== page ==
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Don’t Overlook Austrian Beer

In the world of beer, Austria is almost always overlooked in favor of its more famous neighbor, Germany. But to ignore Austrian Beer is to ignore a wealth of fine beer choices and varieties.

Take a look at Austrian Beer

Austrian beers are less distinct by region than in other countries as the most popular style across the whole of the country is Märzen. This style is similar to German Helles beers (usually found in Bavaria) as it was adopted from the region many years ago. Austrian Märzenbiers are usually lighter in color and flavor, closer in comparison to English lagers. Many different brands throughout Austria brew Märzens, including most of the famous breweries.

Black background, beer glass that is poured into from the top - Austrian Beer

The two most popular brands across Austria are Stiegl and Gösser, though they come from two very different parts of the country. Gösser is a Styrian beer coming from the southeastern state of the same name. Gösser is brewed in Leoben, a city of just 25,000 seated near the center of Styria. The Gösser brand has become synonymous with the Styrian state. Stiegl comes from Salzburg state and is the official beer of the famous City of Salzburg . If Mozart was a beer drinker, though it is obviously not known for sure, he probably enjoyed a Stiegl in his day, as the brewery is at least as old as the seventeenth century.

Upper Austria produces several popular brews, including Zipfer and Kaiser. Bordering both Bavaria and the Czech Republic , it should be little surprise that Upper Austrian beers would be so desirable. Kaiser, brewed in the regional capital of Linz, is slightly more bitter than the southern and western varieties listed above. Zipfer follows the same trends with a dryer beer based in the village of Zipf.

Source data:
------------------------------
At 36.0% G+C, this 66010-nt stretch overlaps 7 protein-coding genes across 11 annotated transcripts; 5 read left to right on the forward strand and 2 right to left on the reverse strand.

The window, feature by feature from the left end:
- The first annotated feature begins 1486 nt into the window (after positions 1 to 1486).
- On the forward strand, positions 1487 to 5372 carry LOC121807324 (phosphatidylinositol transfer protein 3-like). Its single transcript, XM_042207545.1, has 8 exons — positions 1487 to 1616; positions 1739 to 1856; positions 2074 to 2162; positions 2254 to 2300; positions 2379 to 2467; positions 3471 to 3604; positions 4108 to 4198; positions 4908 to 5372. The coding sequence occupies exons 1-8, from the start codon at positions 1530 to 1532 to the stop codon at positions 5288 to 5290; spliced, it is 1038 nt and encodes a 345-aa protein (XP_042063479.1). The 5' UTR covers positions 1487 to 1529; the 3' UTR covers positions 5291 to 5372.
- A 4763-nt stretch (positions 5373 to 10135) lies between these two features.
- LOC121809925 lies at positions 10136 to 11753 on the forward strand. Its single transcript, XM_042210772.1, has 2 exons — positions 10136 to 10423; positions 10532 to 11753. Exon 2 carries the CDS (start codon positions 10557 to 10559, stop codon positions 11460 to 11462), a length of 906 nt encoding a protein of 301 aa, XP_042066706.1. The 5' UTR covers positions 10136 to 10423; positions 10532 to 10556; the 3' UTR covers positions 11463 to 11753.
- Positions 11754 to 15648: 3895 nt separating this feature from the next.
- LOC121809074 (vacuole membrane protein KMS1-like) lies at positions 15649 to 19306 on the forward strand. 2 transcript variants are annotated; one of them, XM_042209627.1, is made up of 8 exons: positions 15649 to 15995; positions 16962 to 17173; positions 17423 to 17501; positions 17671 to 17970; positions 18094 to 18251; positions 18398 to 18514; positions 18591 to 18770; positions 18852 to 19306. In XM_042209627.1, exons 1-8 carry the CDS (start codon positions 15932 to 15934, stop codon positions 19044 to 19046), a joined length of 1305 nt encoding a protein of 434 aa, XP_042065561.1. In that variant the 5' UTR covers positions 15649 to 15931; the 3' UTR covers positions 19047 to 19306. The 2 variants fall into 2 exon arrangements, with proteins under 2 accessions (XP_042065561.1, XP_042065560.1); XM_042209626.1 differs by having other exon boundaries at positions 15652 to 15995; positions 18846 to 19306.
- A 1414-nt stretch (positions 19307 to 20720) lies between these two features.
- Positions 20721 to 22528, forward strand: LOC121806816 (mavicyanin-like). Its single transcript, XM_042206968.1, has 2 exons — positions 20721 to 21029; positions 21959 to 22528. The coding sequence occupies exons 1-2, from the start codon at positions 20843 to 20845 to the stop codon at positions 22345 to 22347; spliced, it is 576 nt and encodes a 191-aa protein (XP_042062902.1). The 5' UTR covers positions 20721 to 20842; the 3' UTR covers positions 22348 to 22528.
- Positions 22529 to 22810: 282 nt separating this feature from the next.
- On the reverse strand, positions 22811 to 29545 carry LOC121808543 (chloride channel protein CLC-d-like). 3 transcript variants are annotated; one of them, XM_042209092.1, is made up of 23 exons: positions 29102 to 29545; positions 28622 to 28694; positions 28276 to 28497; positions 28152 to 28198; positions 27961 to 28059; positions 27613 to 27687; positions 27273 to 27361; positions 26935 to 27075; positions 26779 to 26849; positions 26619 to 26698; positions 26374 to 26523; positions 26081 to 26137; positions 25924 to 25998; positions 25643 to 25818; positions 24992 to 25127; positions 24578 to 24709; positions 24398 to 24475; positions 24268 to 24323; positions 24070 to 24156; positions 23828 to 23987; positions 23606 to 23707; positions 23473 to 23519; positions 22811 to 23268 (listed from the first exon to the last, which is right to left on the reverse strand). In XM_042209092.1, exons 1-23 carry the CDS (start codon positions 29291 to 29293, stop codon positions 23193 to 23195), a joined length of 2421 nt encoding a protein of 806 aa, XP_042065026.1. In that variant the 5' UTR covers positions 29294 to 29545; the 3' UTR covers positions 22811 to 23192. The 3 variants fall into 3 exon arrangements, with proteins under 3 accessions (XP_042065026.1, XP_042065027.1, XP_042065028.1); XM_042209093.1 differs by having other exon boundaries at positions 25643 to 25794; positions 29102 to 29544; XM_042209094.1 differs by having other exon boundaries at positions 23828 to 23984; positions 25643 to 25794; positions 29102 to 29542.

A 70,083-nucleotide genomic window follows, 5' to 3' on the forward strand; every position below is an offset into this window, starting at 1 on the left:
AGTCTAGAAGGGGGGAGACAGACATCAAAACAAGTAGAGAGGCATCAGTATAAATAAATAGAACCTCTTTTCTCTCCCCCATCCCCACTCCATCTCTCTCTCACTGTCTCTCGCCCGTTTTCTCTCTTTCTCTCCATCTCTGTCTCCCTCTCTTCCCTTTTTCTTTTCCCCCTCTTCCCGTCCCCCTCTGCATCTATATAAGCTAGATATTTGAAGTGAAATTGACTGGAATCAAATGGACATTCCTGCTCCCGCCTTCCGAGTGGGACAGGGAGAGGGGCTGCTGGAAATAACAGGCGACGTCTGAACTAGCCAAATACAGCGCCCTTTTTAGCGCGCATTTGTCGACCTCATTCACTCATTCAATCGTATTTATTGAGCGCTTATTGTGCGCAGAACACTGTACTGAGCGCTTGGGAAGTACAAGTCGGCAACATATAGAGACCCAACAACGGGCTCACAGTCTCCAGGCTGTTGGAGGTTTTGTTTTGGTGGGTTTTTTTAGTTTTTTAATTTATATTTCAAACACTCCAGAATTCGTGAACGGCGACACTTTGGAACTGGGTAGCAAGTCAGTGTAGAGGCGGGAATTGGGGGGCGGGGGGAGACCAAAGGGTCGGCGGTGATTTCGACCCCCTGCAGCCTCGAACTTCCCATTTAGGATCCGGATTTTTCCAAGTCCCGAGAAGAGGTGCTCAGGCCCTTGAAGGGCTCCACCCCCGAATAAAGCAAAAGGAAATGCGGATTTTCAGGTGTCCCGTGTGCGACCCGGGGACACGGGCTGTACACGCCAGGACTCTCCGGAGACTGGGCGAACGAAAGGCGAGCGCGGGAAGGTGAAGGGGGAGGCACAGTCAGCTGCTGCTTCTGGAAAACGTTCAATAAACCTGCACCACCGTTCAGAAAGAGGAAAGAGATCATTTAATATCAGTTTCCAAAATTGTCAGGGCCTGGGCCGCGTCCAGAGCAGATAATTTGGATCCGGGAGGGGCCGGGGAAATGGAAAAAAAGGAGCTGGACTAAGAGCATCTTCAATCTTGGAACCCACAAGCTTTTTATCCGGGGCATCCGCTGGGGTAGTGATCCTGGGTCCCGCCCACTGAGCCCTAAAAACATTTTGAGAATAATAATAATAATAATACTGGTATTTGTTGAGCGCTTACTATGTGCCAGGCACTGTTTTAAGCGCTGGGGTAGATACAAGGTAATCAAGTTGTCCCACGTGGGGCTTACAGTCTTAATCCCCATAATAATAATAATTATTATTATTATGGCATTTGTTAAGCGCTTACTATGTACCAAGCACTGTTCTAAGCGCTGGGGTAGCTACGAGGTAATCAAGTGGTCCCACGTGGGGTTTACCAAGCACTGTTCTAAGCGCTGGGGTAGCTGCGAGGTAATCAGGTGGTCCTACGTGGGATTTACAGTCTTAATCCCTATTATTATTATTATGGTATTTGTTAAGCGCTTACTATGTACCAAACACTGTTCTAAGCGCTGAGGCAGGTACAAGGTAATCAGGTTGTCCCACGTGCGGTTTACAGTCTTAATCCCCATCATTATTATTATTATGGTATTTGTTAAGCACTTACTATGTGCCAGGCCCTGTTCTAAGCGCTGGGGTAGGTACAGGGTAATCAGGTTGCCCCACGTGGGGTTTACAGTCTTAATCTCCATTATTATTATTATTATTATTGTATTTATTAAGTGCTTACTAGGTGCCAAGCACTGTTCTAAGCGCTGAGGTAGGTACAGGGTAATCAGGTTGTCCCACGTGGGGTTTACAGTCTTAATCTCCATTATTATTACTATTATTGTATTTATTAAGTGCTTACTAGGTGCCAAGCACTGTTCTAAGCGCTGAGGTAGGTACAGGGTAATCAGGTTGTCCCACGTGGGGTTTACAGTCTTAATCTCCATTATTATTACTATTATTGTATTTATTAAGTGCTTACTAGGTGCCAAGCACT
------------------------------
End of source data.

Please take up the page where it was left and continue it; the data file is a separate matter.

There are, of course, beers of different types in Austria beside the biggest and most famous Märzenbiers. Edelweiss brewery in tiny Kaltenhausen produces what is locally called a Hefetrüb, which simply means yeast-clouded. This is similar to what many Americans know as a Hefeweizen and is a fruity-tasting wheat beer of the finest degree. Edelweiss is probably more famous for its history as an iconic brewery in an Alpine village, but the beer itself is a nice change from the Märzen-dominated rest of Austria.

The most popular brew in the capital of Vienna is Ottakringer. As the last large brewery still in operation in Vienna, Ottakringer produces Helles-styled brews and is much more likely to be found in the eastern swaths of the country than in the west.

While visiting Austria, particularly in Upper Austria, try an interesting experiment. Sidle up to a bar in Linz and ask for a Skol (“Ein Skol, bitte”). After the bartender either snarls or grins, enjoy your beer. If you cannot figure out why people are giving you strange looks, remember that in Linz, Skol is known as the ‘homeless beer.’ While the quality is only slightly below the Zipfers and Kaisers of the area, the brew has a special place in the Upper Austrian mindset as one step below what any self-respecting member of society would consume. Skol is not so bad though, so give it a try.

Written by Michael Orr for

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